Rolling Without Limits

Your mobility may be limited. Your voice, boundless.

Why You Shouldn’t Feel Bad for People With Disabilities
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Why You Shouldn’t Feel Bad for People With Disabilities

Throughout my life, I’ve had people come up to me and ask me about why I use a wheelchair. When I explain that I have cerebral palsy, the response is often, “I’m sorry, that sucks. I could never live like that.” I am always confused by the responses for many reasons.

1. What exactly are you saying sorry for? You did not cause me to have this disability. I don’t blame anyone.

2. Why is having a disability considered so tragic? It’s like those around you can’t imagine how people with disabilities can be happy

3. Just because you can’t imagine living life as a disabled person,  does not mean it’s appropriate to say that. I'm alive and that means that my life has meaning

4. You can’t really predict what will happen to you in this life, and you don’t know what you can or can not handle until you are put into that position.

5. Tomorrow, you could be living as a disabled person. Think about how you’d like people to respond to you!

6. I was not given a choice – I was forced into the disability community. If I want to live a meaningful life, I must get out of bed every day.

I think we live in a time where doing things on your own is praised. Independence is important for the general society, as well as disabled individuals. However, when you live your life as a disabled person, you need to rely on people. When people say they can’t imagine living my life with cerebral palsy, I feel as though they mean I can’t imagine having to rely on others for some, or all basic needs.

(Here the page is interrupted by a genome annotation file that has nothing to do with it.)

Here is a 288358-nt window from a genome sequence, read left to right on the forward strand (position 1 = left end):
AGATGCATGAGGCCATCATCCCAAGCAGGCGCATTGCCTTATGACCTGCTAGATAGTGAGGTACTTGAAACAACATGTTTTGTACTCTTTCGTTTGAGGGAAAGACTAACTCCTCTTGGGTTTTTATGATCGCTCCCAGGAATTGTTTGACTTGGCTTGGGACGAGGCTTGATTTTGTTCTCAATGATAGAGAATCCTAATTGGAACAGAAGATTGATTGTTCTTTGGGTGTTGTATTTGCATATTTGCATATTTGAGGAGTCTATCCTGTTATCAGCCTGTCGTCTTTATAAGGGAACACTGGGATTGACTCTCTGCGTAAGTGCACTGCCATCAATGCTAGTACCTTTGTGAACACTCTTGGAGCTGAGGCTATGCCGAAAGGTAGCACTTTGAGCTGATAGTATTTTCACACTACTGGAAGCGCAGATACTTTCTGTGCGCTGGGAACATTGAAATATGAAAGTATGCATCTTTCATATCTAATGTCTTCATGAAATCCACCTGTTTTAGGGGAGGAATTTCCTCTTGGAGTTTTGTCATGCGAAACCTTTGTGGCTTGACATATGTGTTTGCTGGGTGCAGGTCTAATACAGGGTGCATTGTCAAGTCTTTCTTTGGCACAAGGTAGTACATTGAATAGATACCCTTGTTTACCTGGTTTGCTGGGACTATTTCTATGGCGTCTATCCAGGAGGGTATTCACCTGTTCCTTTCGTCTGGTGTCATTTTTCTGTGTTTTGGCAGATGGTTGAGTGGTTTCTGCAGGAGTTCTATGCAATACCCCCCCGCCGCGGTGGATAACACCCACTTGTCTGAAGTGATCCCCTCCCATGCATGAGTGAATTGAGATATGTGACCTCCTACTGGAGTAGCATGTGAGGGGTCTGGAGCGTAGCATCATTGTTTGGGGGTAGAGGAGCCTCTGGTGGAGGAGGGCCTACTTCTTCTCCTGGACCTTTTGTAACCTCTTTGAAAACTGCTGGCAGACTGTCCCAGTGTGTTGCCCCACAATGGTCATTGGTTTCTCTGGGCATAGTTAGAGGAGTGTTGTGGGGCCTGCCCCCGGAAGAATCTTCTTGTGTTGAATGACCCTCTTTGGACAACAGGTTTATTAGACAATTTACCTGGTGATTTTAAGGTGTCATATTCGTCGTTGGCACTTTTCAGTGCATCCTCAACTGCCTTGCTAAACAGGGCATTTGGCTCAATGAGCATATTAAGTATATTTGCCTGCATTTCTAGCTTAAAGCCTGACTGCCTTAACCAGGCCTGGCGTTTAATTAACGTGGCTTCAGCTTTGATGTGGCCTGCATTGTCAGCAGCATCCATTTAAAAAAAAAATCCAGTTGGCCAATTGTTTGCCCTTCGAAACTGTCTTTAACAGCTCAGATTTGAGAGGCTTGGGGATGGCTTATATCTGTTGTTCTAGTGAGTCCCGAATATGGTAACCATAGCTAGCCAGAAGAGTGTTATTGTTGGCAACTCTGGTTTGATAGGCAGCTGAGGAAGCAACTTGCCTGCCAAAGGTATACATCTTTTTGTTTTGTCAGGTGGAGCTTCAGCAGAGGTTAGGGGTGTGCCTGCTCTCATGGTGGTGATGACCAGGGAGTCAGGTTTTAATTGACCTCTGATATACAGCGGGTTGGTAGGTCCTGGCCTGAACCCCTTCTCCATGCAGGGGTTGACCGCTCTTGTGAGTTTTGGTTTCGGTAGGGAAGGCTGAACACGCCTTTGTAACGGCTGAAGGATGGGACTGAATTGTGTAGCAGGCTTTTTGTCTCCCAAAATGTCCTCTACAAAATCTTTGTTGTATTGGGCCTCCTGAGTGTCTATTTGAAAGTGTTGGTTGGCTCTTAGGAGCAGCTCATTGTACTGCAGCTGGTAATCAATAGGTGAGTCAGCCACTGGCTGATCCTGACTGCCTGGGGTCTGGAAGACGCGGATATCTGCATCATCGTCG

People with disabilities are great examples of why a person's soul is more important than their physical bodies. From another perspective, people often say, “Travel while you’re young and able." Well, my life is the opposite. I never was able. Most people start out being able and regress as they age.

In a way, I am grateful that I will not have to mourn the loss of what I once was able to do. Of course, to an extent, I will, but as I age, it will be like I’m starting over again.

It doesn’t matter if you’re able or disabled – eventually, our bodies will fail, but your soul will always shine through. 

Image credit: Kayla Ruesseler

More about Disability, cerebral, palsy

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